Having been shielding under NHS advice until the 1st of this month, I was somewhat late to the whole ‘the pubs are reopening’ party. Walking through the door of my local felt very strange, I guess almost trepidatious, despite many decades of accomplished service at the bar.
I walk in and see half a dozen familiar faces. There was brief a hale fellow well met thing, and then a sense of disappointment I truly haven’t felt since I was a teenager in the very early 80s, and realized I wasn’t getting any class of personal computer, not even a second-hand ZX80, after an absolute age of repeated begging… jeez.
Sterile is not a word one readily associates with pubs and bars, and but that’s precisely how they have become. I’m grateful to still sneak and hour or two to mix with real people and have slurp, bar life is in my blood, but what’s on offer now is a sorry state of affairs.
Judging by this report by Adam Shergold for The Daily Mail, the short to medium term future of fans physically at football matches looks equally bleak.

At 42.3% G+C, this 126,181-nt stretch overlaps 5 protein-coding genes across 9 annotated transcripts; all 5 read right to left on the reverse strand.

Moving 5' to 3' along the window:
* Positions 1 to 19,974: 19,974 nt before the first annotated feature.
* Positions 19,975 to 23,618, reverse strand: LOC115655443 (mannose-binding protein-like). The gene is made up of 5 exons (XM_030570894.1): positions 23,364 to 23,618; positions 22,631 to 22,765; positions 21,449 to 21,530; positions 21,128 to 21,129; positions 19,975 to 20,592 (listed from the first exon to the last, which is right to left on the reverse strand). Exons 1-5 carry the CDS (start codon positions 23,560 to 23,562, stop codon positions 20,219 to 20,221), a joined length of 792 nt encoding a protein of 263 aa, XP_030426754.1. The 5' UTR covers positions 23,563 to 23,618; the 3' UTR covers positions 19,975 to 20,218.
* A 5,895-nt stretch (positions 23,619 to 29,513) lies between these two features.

Aside from only fraction of supporters being allowed back into sporting arenas, there look to be a whole set of understandable yet frustrating protocols for the ‘devoted’ to comply with.
In the MLS – teams have made fans that were let in sign legal waivers that exempt them from legal action, should they try and pin contracting COVID-19 on attending a game.
Sparsely populated pubs with jukeboxes noticeably turned down are sterile, going out to eat is simply about going through the motions. Nobody in their right mind finds doing a weekly shop wearing a mask enjoyable – especially if you wear glasses. None of these bricks and mortar businesses are taking enough money to survive this lunacy.
Now turn your thoughts to ENIC’s brave new world business model, which was entirely focused upon the footfall of fans/client reference numbers. A model based solely upon packing folk into an arena with all the identity of an airport, filled with food and drink outlets.
Tottenham were lauded for having allegedly hit £800,000 in match day food and drink sales in April of last year. Those heady numbers are long gone now. Fantasy.
Of all the Premier League sides, it is ironic that Spurs – the most fiscally uptight of the lot – now stand to weather what is and will continue to be a brutal economic storm.
Levy fans will demand to know who could’ve predicted such terrible, random misfortune?! I’m more curious to know why our biggest sponsor is an insurance firm, and yet we didn’t have pandemic insurance – after all, Wimbledon did.